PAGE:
Few things inspire and fascinate like our satellite, the moon, hanging in the sky with its silver glow and its mysterious dark side that we never get to see. While setting foot on it might be a feat for now still reserved to astronauts, you can get a chance to see it from up close with its giant reproduction, aptly named the Museum of the Moon.
The Museum of the Moon is a touring artwork installation created by UK-based artist Luke Jerram. The sculpture measures seven metres in diameter and it’s internally lit, allowing visitors to truly study the images of the real moon’s surface attached to the sculpture’s surface— and they’re pretty scientifically accurate as well since they come directly from NASA. The sculpture has a scale of 1:500,000, meaning that each centimetre of it represents five kilometres of the actual moon.
And just like the moon revolves around the Earth, the Museum of the Moon isn’t fixed in one place but moves, touring various countries and being displayed both indoors and outdoors. That way, the experience of the artwork is altered with each new venue, as its creator Luke Jerram explains in a press release. “It’s a fusion of lunar imagery, moonlight and surround sound,” Jerram continues, saying that the music is composed specifically for the installation by BAFTA winner composer Dan Jones.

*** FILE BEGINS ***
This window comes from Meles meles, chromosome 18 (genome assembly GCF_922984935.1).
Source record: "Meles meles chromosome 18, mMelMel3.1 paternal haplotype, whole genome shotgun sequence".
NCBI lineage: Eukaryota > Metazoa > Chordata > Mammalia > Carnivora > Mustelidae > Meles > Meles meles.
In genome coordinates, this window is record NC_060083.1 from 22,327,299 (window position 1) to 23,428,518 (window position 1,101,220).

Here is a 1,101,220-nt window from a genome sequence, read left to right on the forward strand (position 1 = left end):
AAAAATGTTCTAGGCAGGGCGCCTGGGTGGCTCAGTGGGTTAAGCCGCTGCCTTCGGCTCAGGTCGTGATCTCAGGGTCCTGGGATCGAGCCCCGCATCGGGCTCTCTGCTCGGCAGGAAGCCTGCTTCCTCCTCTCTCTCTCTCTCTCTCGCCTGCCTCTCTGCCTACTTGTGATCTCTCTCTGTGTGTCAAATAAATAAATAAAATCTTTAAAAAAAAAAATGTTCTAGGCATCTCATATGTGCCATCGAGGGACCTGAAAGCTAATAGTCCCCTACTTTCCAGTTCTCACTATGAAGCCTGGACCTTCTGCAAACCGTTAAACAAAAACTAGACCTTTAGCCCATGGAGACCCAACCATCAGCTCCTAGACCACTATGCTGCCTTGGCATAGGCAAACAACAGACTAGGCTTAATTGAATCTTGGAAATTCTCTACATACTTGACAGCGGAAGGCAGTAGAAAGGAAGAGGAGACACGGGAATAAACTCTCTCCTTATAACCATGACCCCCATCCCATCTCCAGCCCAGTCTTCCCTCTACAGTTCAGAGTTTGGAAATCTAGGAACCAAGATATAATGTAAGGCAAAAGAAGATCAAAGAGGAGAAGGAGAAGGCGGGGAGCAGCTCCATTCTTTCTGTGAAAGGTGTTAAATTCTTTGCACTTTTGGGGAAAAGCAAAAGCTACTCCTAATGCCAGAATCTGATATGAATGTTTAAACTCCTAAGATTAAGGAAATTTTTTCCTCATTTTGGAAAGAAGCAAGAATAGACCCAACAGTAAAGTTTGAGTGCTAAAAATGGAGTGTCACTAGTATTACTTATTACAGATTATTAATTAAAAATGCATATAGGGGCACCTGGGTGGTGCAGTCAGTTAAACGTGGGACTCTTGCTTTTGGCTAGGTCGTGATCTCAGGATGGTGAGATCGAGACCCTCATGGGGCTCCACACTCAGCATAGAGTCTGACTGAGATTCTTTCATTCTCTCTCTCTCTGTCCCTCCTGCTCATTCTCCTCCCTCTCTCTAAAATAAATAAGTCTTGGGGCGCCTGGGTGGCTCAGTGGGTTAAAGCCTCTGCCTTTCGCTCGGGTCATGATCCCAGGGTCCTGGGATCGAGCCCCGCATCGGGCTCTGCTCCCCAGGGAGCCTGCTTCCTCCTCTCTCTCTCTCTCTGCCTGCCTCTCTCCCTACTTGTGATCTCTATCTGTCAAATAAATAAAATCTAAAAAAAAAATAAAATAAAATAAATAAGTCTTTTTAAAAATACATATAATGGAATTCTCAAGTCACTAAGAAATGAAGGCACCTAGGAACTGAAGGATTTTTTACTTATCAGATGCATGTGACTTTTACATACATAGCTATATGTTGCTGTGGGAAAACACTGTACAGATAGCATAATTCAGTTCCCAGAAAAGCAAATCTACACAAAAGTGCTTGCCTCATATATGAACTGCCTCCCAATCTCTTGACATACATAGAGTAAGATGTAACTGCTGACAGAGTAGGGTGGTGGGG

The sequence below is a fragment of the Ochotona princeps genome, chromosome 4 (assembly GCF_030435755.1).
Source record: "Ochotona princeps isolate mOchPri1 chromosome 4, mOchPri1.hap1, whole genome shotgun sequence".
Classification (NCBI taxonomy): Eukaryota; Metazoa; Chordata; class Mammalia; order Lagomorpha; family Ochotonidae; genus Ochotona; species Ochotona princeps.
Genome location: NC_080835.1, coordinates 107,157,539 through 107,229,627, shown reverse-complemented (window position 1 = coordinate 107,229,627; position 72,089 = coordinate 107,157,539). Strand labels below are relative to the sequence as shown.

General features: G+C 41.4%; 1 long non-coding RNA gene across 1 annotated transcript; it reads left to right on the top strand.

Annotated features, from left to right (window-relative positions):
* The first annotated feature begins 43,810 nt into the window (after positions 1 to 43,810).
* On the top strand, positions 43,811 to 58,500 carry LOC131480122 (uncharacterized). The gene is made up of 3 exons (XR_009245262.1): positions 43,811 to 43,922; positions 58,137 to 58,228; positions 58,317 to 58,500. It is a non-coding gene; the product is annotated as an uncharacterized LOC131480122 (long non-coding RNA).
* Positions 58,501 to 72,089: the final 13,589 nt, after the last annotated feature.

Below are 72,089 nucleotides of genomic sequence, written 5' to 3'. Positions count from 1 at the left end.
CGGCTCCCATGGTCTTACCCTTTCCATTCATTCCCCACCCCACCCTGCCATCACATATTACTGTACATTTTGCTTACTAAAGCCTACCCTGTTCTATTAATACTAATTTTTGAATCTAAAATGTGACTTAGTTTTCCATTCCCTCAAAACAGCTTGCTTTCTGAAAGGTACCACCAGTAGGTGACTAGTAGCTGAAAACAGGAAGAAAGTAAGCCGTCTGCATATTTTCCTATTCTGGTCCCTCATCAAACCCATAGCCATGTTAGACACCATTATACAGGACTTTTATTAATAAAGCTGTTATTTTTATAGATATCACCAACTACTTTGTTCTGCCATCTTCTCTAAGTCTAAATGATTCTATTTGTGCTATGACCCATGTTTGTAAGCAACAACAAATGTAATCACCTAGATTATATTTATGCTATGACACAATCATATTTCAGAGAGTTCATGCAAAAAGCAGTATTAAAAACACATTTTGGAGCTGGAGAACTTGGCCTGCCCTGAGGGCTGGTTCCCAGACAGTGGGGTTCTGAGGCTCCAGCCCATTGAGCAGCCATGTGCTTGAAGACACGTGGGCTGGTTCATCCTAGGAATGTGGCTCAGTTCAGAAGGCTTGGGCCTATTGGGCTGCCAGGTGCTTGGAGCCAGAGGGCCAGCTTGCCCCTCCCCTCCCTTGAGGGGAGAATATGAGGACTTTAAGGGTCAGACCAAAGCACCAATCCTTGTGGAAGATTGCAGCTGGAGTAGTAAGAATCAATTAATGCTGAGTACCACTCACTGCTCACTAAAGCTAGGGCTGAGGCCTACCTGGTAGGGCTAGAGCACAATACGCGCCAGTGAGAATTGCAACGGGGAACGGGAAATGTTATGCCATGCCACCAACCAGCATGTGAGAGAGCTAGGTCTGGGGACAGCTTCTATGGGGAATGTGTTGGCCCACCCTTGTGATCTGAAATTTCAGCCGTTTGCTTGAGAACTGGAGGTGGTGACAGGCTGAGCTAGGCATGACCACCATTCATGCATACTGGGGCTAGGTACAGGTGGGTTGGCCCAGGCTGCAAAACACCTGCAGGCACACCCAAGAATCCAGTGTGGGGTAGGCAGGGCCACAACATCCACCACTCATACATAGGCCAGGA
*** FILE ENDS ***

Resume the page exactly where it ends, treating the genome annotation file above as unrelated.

“From the beginning of human history, the moon has acted as a ‘cultural mirror’ to our beliefs, understanding and ways of seeing,” writes creator Luke Jerram. “Throughout history, the moon has inspired artists, poets, scientists, writers and musicians the world over,” he continues. That’s what he hopes to achieve as well by bringing his artwork around the world, and observing cultural similarities and differences when it comes to our satellite and our relationship with it.
“It’s been wonderful to witness the public’s response to the artwork,” he says. “Some visitors lie down and moon-bathe, and once in Bristol we had an unexpected group of visitors who arrived in slow motion to the exhibition dressed as spacemen!”
The Museum of the Moon has spent part of the summer in China, and now it’s circling back to Europe for the fall— it will pass through the United Kingdom, France, the Netherlands, Germany and Finland between September and November 2018. After that, it’s going to Melbourne, Australia, where it’s staying until spring 2019. If you too want to bathe in its moonglow and study its surface, you can check out the tour dates here to plan your visit.